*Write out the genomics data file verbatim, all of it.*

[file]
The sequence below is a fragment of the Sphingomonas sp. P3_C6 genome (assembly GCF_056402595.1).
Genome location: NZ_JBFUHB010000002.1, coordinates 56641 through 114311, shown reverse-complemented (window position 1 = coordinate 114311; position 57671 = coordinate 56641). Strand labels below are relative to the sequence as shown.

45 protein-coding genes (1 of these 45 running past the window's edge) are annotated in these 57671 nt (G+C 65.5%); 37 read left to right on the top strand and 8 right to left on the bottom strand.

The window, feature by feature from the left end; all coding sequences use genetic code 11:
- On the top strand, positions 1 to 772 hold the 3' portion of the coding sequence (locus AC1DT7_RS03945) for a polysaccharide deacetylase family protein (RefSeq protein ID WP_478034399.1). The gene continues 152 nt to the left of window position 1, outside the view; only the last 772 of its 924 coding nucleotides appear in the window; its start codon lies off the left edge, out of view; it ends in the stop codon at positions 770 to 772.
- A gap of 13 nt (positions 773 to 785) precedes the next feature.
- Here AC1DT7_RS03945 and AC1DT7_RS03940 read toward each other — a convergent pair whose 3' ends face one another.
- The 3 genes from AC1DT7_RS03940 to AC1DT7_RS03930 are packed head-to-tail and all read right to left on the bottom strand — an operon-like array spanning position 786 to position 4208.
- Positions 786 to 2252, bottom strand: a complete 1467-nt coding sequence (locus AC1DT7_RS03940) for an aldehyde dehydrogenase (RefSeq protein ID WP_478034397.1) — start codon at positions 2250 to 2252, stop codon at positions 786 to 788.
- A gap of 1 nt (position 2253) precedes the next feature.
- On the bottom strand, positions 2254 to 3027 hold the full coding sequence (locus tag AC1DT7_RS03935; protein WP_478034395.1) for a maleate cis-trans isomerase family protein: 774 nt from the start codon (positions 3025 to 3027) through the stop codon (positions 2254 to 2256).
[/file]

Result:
The sequence below is a fragment of the Sphingomonas sp. P3_C6 genome (assembly GCF_056402595.1).
Genome location: NZ_JBFUHB010000002.1, coordinates 56641 through 114311, shown reverse-complemented (window position 1 = coordinate 114311; position 57671 = coordinate 56641). Strand labels below are relative to the sequence as shown.

45 protein-coding genes (1 of these 45 running past the window's edge) are annotated in these 57671 nt (G+C 65.5%); 37 read left to right on the top strand and 8 right to left on the bottom strand.

The window, feature by feature from the left end; all coding sequences use genetic code 11:
- On the top strand, positions 1 to 772 hold the 3' portion of the coding sequence (locus AC1DT7_RS03945) for a polysaccharide deacetylase family protein (RefSeq protein ID WP_478034399.1). The gene continues 152 nt to the left of window position 1, outside the view; only the last 772 of its 924 coding nucleotides appear in the window; its start codon lies off the left edge, out of view; it ends in the stop codon at positions 770 to 772.
- A gap of 13 nt (positions 773 to 785) precedes the next feature.
- Here AC1DT7_RS03945 and AC1DT7_RS03940 read toward each other — a convergent pair whose 3' ends face one another.
- The 3 genes from AC1DT7_RS03940 to AC1DT7_RS03930 are packed head-to-tail and all read right to left on the bottom strand — an operon-like array spanning position 786 to position 4208.
- Positions 786 to 2252, bottom strand: a complete 1467-nt coding sequence (locus AC1DT7_RS03940) for an aldehyde dehydrogenase (RefSeq protein ID WP_478034397.1) — start codon at positions 2250 to 2252, stop codon at positions 786 to 788.
- A gap of 1 nt (position 2253) precedes the next feature.
- On the bottom strand, positions 2254 to 3027 hold the full coding sequence (locus tag AC1DT7_RS03935; protein WP_478034395.1) for a maleate cis-trans isomerase family protein: 774 nt from the start codon (positions 3025 to 3027) through the stop codon (positions 2254 to 2256).